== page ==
Willie Reviews Kim Gordon’s “No Home Record”

Willie Reviews Kim Gordon’s “No Home Record”

 

You could pursue meditation and seek a clear mind, or else you could just do what the rest of us do and let Kim Gordon narrate your inner monologue. Things make sense that way. Her first solo album, No Home Record, is out now. Here’s RPM’s review:

I would like to think that the moment Kim Gordon stepped into her first Air BnB, she turned to nobody in particular and said, “American idea.” That line arrives on the appropriately named “Air BnB” on No Home Record, and it reminds us why she’s such an intriguing, trustworthy culture critic. She plainly determines a point of misery, then lingers on it until she’s brought us into its unique awfulness. But the extra turn this album takes is that it won’t concede any of that catastrophic decay, though it suggests it in every way. You won’t find long, experimental tracks probing the possibilities of form. Most everything is tightly measured and told with a clear head. Gordon and her collaborators take on a tone that appears almost immune to the very real pandemonium communicated through their words and music.

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In her speak-singing poetry of word association, Gordon partly shares a mind with the surrealists. Her overarching critiques—consumerism, misogyny, even objectivity—are no secret, but the way she voices them is more like a series of dreamlike puzzle pieces. This strategy is built on the belief that senseless issues cannot be treated with sensical answers. That would cheapen the reality of it. So, she bites around the edges. On “Sketch Artist,” she says “You’re a mystery / like a horse.” And on “Get Yr Life Back,” she follows the line “Shopping off a cliff” with “Your breath in my eye.”The ear smooths over these leaps to a degree, but they will always give more agility and more depth than a straight critique. When she says “there are no truths anymore,” she sounds vaguely pleased—an “ah, finally” kind of thing. And this is the part of her poetry that works best. She remains unwilling to abandon the view that none of it can be interpreted. The death of her work would be close reading it into nothingness.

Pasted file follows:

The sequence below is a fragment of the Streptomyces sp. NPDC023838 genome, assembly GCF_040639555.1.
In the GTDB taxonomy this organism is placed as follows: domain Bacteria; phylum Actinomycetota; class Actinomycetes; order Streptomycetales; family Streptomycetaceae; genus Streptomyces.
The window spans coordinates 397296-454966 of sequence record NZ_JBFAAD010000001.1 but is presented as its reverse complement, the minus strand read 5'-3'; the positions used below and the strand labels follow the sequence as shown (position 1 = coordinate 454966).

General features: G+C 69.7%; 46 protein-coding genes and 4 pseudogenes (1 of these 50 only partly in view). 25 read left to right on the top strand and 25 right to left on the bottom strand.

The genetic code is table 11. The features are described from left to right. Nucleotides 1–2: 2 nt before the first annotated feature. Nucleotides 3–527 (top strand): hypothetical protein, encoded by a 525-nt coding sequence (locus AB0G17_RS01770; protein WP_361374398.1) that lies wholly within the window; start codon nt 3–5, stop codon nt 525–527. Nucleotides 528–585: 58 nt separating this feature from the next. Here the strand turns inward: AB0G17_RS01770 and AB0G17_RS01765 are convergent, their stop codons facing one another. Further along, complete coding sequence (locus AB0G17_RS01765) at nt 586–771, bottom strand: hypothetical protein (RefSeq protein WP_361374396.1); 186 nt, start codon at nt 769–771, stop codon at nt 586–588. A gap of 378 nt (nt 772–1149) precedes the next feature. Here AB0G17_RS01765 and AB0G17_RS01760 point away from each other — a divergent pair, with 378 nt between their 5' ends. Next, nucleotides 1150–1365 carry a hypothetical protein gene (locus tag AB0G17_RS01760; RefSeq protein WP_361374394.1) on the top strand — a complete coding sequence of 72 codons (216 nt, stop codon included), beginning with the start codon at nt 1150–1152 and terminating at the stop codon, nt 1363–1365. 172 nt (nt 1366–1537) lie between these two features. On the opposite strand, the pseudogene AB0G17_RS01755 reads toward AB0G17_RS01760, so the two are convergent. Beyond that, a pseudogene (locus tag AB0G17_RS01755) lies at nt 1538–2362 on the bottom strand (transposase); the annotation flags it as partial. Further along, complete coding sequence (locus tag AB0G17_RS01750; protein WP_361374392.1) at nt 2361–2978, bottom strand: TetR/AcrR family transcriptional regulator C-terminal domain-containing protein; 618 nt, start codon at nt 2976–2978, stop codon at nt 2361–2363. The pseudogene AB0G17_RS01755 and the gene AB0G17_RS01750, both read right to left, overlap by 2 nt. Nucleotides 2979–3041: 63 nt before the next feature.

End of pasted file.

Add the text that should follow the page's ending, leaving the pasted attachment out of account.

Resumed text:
Still, her words privilege the roundness and feel of sound. As she deals with contemporary material, she remains aloof in her cool, slithering delivery, but the images are short and compact. Her most extreme version of this comes on “Cookie Butter,” a track made almost entirely out of “I” statements. She chooses a word and lets its associations ring out silently like a harmonic sequence. She says “I buy / I drive / I walk / I run” and cuts herself off at every turn. The ephemeral image of each phrase stays fresh until the next knocks it out. The refrain “black matte spray” on “Murdered Out” resounds with thumping echoes. She evokes tinted and blacked-out cars with a tone that matches their sleek disguise.

Kim Gordon, photo by Natalia Mantini

What Gordon and producer Justin Raisen do with the instrumentals on these tracks is all over the place, genre-wise. They use cyclical, abrasive loops that mimic the there-but-not-there quality of Gordon’s vocals. The shells of the songs are, for the most part, notatable and marked by rhythm. But underneath, a great unrest infects them. The wavering sample (horns, maybe?) that begins the first track gets augmented by a biting beat, then smoothed over by a delicate guitar break. This responsiveness is everywhere, and as Gordon reacts, the clean rhythms behind her voice seem to respond. “Paprika Pony” uses a hip hop beat, but the more I listen to the whole album, the more all the tracks start to feel influenced by hip hop. If Gordon shifted her delivery, you could easily call this a hip hop album.

The moments of catharsis that remain untempered are the ones that sound more classically Kim Gordon. “Earthquake” recalls the loose instrumental questioning throughout a song like Sonic Youth’s “The Diamond Sea.” With the absence of a steady metronome, Gordon actually does sink into uncertainty. “Earthquake” invites us in, but at the same time cautions against vulnerability for the sake of trust. That’s because the album ends with the next track, “Get Yr Life Back.” It’s an unflinching, angry beast of a song that promises nothing more because it can’t. No Home Record brings you down with it, but it’s hard to complain.

Score: Finding out that everyone else listens to music backwards.

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